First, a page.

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Evaluating the effect of individual alcohol licensing decisions on local health and crime

Licensing authority control of alcohol availability can have a positive impact on health and crime in a local vicinity

Frank de Vocht

13 May 2020

What did we investigate and why is it important?

The main way that local authorities in England can reduce the negative impact of alcohol in their area is through the licensing system. Licensing legislation requires that all decisions are informed by evidence relating to the immediate local area or the specific outlets involve. Yet most published or usable data are available only for larger areas and thus cannot inform specific decisions, such as whether to revoke licenses or reduce trading hours.

This study aimed to assess a methodology for evaluating licensing decisions at the small area level for three English case studies so that, if successful, it could be used as evidence in licensing hearings. It was led by the University of Bristol, and was a collaboration with partners in the NIHR School for Public Health Research* (Universities of Sheffield, Newcastle, Cambridge, and UCL), Public Health England, and the alcohol licensing and public health practitioners from Bristol, Medway and Leeds.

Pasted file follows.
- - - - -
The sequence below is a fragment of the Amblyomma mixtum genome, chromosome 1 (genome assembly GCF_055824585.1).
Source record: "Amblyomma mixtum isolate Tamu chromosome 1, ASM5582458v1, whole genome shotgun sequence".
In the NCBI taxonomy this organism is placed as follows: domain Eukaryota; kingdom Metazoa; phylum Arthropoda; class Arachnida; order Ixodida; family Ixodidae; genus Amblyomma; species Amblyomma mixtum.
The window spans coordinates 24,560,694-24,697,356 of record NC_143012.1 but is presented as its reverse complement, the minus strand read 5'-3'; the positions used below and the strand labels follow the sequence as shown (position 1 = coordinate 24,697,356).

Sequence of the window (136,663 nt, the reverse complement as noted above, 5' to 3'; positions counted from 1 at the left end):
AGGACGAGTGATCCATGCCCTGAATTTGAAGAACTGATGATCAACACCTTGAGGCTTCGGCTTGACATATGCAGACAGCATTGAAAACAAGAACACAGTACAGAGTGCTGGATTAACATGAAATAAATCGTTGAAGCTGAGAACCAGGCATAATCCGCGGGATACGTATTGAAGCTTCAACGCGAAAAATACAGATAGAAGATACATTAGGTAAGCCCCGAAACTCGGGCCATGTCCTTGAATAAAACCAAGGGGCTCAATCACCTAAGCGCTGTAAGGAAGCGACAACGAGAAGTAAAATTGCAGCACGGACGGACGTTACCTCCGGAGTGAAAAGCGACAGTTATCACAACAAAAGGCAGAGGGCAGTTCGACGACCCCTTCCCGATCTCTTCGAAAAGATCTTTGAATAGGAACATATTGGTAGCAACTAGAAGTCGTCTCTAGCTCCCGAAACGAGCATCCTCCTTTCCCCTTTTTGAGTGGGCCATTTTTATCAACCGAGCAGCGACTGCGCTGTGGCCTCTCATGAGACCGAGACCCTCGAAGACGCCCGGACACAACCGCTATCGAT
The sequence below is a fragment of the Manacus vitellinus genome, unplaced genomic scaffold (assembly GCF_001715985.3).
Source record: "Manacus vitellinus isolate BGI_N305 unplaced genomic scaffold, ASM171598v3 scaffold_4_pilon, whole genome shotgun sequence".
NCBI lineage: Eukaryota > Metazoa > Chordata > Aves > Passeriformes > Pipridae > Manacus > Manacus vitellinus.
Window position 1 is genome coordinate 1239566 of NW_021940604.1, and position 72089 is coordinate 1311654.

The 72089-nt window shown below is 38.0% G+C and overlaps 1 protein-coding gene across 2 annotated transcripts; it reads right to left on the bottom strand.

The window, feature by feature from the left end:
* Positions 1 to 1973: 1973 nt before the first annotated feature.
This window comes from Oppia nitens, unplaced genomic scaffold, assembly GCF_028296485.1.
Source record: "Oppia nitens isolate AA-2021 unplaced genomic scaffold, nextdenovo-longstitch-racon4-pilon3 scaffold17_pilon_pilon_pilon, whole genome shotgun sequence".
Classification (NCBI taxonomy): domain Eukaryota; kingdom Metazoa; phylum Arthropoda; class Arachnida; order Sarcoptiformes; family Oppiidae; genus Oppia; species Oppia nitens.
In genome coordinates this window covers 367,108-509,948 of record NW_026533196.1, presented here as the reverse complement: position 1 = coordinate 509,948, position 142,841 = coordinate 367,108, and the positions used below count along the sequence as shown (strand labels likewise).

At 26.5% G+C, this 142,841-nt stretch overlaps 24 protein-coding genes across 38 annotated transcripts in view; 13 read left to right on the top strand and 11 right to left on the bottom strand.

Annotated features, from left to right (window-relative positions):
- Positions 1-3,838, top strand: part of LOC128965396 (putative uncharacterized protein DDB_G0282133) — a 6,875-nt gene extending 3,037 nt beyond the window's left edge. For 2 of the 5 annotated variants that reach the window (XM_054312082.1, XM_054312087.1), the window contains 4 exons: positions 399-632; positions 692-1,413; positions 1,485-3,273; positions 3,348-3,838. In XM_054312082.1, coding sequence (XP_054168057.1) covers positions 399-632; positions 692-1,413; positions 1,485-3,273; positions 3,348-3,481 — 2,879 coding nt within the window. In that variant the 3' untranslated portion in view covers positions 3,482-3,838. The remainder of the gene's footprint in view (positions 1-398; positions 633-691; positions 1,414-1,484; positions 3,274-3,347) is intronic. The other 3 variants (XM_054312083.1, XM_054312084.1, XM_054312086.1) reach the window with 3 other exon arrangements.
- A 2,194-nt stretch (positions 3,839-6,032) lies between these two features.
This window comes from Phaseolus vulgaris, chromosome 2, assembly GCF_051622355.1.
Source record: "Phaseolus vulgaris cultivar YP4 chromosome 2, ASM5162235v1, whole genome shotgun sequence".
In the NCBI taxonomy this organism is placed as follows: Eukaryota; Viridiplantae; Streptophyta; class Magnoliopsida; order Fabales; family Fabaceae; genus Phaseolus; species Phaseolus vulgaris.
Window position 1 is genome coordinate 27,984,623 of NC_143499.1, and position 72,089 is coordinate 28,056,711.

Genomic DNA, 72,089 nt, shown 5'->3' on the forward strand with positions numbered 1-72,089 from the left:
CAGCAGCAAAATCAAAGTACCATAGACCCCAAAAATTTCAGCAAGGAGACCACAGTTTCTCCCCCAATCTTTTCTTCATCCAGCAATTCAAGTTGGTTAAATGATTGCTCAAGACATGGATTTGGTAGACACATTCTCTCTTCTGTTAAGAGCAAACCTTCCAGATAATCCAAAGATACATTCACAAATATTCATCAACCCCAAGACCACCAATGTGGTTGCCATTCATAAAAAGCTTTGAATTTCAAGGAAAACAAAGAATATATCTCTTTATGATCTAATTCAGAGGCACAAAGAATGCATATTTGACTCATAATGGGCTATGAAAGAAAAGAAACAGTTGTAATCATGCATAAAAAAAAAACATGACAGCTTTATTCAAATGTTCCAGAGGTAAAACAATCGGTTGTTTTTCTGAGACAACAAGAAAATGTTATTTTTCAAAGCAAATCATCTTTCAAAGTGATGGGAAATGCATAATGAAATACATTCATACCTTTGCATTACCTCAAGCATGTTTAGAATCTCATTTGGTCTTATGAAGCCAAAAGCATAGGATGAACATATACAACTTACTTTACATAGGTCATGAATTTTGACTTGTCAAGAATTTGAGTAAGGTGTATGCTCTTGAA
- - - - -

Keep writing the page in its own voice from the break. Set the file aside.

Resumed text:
What did we do?

Three case studies from different regions in England were selected and developed together with local licensing officers, public health teams involved in local alcohol policy and academic colleagues. These were:

  1. The closure of a large town centre pub and club with a nightclub in the basement following a licensing committee review. Following concerns about the amount of crime, anti-social behaviour and overt drunkenness at the premises over a period of months, during which the police tried to work with the license holder, the police decided to review the premises licence. The Director of Public Health provided evidence of ambulance call outs and the relationship between alcohol consumption and accidents, which was considered relevant as the premises is right on the river front. The designated premises supervisor (DPS) was removed and conditions placed on the licence. In effect the nightclub was closed in 2013.
  2. The closure of a co-located restaurant and nightclub following review. Two premises co-located in the same street were closed down following a licence review brought by the police on the grounds of crime and disorder ceased trading in 2016.
  3. The introduction of new local licensing guidance and increased inspections in a city centre. Following a change in central government regulations, local licensing authorities were permitted in 2012 to developed guidance specific to the local area. By enabling the local communities team to develop a relationship with local business, the new guidance in the case study area was intended to improve both the quality of licensing applications and local rates of alcohol-related crime. The developed guidance was in place for a period of about 12 months in 2013/14, during which there was active engagement by local Public Health teams. However, in 2013, local government was subjected to austerity measures put in place by the government, which led to restructuring and the loss of certain projects and teams.